Legislation expands veterans property tax exemption program


With Gov. Phil Murphy out of state, Acting Gov. Sheila Oliver signed legislation sponsored by Sen. Vin Gopal (D-Monmouth) and Assembly members Eric Houghtaling and Joann Downey (D-Monmouth) that will expand the veterans property tax exemption program to include veterans living in continuing care retirement communities.

“This tax relief program is one of the many ways in which we show our appreciation for the men and women who have fought and sacrificed for our nation,” said Gopal, who chairs the Senate Military and Veterans Affairs Committee.

“Our soldiers fight for fairness, equality and justice. It’s only right that we treat them with those same ideals when they return home,” he said.

The bill (S-1331), which Oliver signed into law on Aug. 5, would extend the annual $250 deduction on property taxes to any qualified veterans who reside in a continuing care retirement community, according to a press release.

Currently, veterans must own their own home to be eligible for the program, meaning that veterans can actually face higher tax rates after moving into a retirement community such as Seabrook Village in Tinton Falls, according to the press release.

A companion resolution, SCR-110, must be approved by voters in November to formally enshrine the expanded tax relief in New Jersey’s constitution, according to the press release.

“We are proud to say this measure was unanimously approved by both houses of the Legislature, but we still have more work to do to inform voters of the importance of this tax relief program before they go to the polls this November,” Downey said.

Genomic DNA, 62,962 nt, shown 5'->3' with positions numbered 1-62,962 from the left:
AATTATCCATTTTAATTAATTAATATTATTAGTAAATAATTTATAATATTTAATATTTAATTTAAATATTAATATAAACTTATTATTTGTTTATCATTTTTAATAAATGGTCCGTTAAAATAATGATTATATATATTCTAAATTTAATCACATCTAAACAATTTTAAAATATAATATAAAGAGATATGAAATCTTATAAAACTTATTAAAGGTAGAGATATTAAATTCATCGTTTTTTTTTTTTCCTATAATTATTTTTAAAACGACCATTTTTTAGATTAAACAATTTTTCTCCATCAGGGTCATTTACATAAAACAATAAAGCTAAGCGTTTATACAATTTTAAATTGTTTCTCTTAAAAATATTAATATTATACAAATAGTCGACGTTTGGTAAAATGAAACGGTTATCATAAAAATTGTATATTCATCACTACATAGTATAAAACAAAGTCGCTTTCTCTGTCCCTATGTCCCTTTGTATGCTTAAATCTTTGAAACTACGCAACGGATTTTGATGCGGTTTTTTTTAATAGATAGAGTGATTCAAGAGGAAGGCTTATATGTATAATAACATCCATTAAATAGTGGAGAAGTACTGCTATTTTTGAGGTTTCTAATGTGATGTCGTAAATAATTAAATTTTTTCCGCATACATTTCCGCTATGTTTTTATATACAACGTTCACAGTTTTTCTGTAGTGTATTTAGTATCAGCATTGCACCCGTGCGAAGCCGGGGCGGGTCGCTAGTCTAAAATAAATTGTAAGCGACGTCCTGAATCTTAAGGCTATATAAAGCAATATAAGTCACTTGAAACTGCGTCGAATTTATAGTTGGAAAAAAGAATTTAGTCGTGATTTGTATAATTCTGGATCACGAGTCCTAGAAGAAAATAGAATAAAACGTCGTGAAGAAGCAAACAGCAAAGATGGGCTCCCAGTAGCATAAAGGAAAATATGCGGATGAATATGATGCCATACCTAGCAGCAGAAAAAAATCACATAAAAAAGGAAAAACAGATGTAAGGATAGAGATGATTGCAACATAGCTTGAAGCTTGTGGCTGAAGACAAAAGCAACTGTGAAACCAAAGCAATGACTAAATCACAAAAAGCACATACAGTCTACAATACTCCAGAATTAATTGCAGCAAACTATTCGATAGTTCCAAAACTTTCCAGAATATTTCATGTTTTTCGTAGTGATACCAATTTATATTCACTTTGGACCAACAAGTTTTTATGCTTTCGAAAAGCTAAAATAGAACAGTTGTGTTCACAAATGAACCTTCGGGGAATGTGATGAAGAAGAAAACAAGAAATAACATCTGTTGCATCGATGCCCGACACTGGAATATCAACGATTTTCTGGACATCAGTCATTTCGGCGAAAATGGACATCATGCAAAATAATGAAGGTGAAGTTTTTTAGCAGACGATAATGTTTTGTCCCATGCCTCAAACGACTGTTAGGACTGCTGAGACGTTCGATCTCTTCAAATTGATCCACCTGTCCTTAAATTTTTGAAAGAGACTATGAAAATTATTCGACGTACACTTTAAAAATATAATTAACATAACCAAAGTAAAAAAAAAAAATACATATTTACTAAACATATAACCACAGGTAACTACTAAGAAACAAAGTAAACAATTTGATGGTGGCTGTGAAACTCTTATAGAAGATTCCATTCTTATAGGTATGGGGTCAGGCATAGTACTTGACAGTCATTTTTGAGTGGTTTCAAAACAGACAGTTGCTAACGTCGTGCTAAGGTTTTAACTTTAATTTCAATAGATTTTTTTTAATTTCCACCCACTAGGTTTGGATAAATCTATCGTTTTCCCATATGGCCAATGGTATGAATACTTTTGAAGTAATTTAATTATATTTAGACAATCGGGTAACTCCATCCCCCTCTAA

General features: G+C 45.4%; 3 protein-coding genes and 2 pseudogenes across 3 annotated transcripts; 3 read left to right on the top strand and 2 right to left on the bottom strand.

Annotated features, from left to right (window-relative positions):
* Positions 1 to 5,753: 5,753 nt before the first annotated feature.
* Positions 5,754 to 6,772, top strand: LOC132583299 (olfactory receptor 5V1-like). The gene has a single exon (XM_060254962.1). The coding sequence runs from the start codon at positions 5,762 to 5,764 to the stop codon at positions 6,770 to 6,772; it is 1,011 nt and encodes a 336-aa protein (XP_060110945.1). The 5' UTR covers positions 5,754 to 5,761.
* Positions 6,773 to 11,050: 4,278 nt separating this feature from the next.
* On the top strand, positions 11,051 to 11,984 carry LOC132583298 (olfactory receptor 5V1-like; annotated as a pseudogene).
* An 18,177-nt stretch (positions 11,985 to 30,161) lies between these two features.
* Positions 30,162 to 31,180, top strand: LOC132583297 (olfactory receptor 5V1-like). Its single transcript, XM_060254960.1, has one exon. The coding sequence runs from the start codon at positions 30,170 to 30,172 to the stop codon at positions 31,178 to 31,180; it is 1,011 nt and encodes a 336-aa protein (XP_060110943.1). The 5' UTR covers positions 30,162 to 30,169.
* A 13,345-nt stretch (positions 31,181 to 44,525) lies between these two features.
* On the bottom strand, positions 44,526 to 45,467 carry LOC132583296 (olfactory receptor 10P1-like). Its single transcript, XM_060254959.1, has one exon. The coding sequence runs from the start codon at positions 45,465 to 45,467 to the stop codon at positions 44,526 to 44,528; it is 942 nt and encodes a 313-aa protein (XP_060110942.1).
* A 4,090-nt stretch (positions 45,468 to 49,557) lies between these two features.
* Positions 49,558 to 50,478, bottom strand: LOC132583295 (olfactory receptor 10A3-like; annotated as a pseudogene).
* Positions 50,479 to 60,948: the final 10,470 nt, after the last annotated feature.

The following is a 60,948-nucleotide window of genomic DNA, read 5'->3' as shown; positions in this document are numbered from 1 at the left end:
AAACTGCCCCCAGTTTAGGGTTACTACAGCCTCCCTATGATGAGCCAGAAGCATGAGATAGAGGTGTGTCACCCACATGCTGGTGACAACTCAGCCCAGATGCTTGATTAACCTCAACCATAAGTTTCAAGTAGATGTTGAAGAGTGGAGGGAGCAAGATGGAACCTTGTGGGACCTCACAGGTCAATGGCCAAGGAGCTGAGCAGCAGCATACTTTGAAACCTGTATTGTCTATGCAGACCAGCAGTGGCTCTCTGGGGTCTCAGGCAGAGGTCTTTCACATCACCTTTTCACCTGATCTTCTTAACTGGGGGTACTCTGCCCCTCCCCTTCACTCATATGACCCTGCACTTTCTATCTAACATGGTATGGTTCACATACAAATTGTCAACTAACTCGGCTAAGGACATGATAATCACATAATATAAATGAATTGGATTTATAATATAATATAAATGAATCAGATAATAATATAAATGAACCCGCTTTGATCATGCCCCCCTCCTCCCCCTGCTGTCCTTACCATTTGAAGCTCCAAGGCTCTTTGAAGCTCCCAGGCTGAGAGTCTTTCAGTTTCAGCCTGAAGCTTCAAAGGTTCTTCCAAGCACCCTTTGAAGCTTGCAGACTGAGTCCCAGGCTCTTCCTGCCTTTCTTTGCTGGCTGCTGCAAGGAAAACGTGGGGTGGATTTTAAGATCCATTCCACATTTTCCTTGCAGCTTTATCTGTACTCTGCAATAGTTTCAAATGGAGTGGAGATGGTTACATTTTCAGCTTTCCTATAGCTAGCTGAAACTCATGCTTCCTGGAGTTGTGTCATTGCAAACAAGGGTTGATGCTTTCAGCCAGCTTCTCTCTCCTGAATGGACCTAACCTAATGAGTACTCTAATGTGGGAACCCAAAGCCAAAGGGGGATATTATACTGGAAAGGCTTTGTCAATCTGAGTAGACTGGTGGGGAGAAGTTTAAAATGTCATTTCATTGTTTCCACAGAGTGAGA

“While this program can never fully match the incredible service of the men and women who have fought and sacrificed for our nation, it is a small, but significant way to express our appreciation for their efforts,” she said.

According to the press release, Tinton Falls Borough Council President Gary Baldwin, a retired Air Force officer, has been fighting to expand this property tax deduction for 18 years.

Baldwin was surprised to learn veterans lose this tax deduction when he sold his home and moved to the Seabrook Retirement Community in Tinton Falls, and decided to fight to expand it to the nearly 3,000 veterans and their spouses across New Jersey who are currently excluded, according to the press release.

“Veterans have been living with this discriminatory process for years and this legislation finally brings fairness to an unfair situation,” Baldwin said. “Every resident of a retirement community like Seabrook already pays taxes on the unit they live in; there’s no reason why they shouldn’t receive this cost-saving deduction as well.”